He doesn't sleep for a while, but when he finally goes down, feeble with exhaustion, he dreams of Spock. And for some reason it makes the poorly healed breaks in his mind suppurate, weeping...

He blacks out and upsets Jim and he knows, distantly, that he's losing his mind. It doesn't help when he finds out what Spock had done. He can't resolve his relief and his terrified, selfish revulsion. It makes him hate himself and clutch at the hair near his temples, and when – sometimes – Spock asserts himself and uses his voice or moves his body, somewhere locked inside, McCoy – McCoy – just cries and cries and waits for it to be over or for him to die.


He's almost relieved when the high priestess tells him the fal-tor-pan might kill him. Her fingers feel like daggers of fire, dragging downward, but he's felt that before and is more surprised when, instead of growing hazy, the other presence in his mind loses transparency and becomes something more distinct. Instead it is Spock, his friend Spock, looking back at him.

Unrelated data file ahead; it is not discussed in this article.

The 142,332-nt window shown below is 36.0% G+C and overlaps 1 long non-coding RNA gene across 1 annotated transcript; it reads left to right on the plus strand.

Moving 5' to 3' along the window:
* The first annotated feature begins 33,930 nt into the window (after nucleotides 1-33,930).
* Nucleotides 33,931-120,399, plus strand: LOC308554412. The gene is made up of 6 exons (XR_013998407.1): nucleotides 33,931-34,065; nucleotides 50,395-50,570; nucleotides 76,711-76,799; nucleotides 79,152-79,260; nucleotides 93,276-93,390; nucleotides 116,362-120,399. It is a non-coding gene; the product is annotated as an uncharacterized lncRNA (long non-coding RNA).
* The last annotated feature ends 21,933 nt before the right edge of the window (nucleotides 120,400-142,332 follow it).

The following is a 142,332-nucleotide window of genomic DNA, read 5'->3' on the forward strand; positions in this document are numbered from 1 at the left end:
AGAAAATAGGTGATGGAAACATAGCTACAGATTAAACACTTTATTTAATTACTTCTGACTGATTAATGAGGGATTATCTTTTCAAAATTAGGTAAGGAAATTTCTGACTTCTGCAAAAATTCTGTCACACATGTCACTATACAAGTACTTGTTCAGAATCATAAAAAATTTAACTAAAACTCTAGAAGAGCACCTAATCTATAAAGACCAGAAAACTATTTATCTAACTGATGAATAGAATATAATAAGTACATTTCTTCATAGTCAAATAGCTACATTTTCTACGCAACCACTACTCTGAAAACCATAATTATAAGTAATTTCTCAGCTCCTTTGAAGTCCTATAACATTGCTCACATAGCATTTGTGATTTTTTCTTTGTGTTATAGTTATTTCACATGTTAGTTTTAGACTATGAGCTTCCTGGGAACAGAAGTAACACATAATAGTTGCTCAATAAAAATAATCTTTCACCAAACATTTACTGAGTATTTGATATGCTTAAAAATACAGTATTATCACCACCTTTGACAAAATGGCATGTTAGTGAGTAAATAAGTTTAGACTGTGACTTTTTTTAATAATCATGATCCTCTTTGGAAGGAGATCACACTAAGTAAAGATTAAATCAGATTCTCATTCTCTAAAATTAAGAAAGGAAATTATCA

'You've carried me, Leonard. Thank you,' he says, but there must have been some evidence of the damage, even here, because something suspiciously like sorrow creases the Vulcan's eyes. 'I'm sorry to have caused you pain.'

McCoy feels groggy, insubstantial, but if he had been able to he would have flexed a weary shoulder. 'It's alright. It isn't the first time. Hell, it's not even the first time it was you.'

'My actions were made hastily and with logical intentions. But now I see that they were not without consequence.' There is a pause, and then Spock actually reaches out. Reaches, as though to touch, to connect, to comfort. 'You've been used badly …'

McCoy doesn't know why he draws away. It isn't as though he has anywhere to go, yet something keeps him from being able to accept the gesture. Perhaps it's self-preservation, keeping him from hoping.

They leave Mount Selena, and Spock doesn't even know his name. McCoy's mind feels lacerated, and he doubts that he'll ever be quite the same. The separation was like surgery, and he's left just as scissored and sectioned as Spock, but more subtly. He keeps it to himself, the residual disorientation, the pain. It's not hard to hide. Everyone is preoccupied.